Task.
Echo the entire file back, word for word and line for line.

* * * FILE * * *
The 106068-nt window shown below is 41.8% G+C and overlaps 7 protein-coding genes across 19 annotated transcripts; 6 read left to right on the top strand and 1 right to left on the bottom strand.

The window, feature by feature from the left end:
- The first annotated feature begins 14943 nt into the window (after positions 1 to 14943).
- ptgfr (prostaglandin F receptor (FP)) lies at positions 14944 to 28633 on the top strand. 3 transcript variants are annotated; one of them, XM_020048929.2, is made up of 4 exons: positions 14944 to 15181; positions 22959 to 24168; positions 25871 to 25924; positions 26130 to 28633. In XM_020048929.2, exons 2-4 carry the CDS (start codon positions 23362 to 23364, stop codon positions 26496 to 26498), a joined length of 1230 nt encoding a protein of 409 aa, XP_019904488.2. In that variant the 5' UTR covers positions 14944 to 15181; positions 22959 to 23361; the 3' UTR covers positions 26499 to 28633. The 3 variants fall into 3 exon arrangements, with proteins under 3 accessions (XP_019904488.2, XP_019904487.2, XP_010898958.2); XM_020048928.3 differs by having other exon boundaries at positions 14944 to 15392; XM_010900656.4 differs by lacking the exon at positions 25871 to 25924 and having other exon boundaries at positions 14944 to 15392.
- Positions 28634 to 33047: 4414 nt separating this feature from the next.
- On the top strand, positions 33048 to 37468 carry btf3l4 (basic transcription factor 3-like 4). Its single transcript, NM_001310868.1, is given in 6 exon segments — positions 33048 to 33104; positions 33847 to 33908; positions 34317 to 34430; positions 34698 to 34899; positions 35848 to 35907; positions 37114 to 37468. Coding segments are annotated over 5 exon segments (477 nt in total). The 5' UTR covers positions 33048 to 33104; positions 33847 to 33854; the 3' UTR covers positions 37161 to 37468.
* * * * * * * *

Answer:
The 106068-nt window shown below is 41.8% G+C and overlaps 7 protein-coding genes across 19 annotated transcripts; 6 read left to right on the top strand and 1 right to left on the bottom strand.

The window, feature by feature from the left end:
- The first annotated feature begins 14943 nt into the window (after positions 1 to 14943).
- ptgfr (prostaglandin F receptor (FP)) lies at positions 14944 to 28633 on the top strand. 3 transcript variants are annotated; one of them, XM_020048929.2, is made up of 4 exons: positions 14944 to 15181; positions 22959 to 24168; positions 25871 to 25924; positions 26130 to 28633. In XM_020048929.2, exons 2-4 carry the CDS (start codon positions 23362 to 23364, stop codon positions 26496 to 26498), a joined length of 1230 nt encoding a protein of 409 aa, XP_019904488.2. In that variant the 5' UTR covers positions 14944 to 15181; positions 22959 to 23361; the 3' UTR covers positions 26499 to 28633. The 3 variants fall into 3 exon arrangements, with proteins under 3 accessions (XP_019904488.2, XP_019904487.2, XP_010898958.2); XM_020048928.3 differs by having other exon boundaries at positions 14944 to 15392; XM_010900656.4 differs by lacking the exon at positions 25871 to 25924 and having other exon boundaries at positions 14944 to 15392.
- Positions 28634 to 33047: 4414 nt separating this feature from the next.
- On the top strand, positions 33048 to 37468 carry btf3l4 (basic transcription factor 3-like 4). Its single transcript, NM_001310868.1, is given in 6 exon segments — positions 33048 to 33104; positions 33847 to 33908; positions 34317 to 34430; positions 34698 to 34899; positions 35848 to 35907; positions 37114 to 37468. Coding segments are annotated over 5 exon segments (477 nt in total). The 5' UTR covers positions 33048 to 33104; positions 33847 to 33854; the 3' UTR covers positions 37161 to 37468.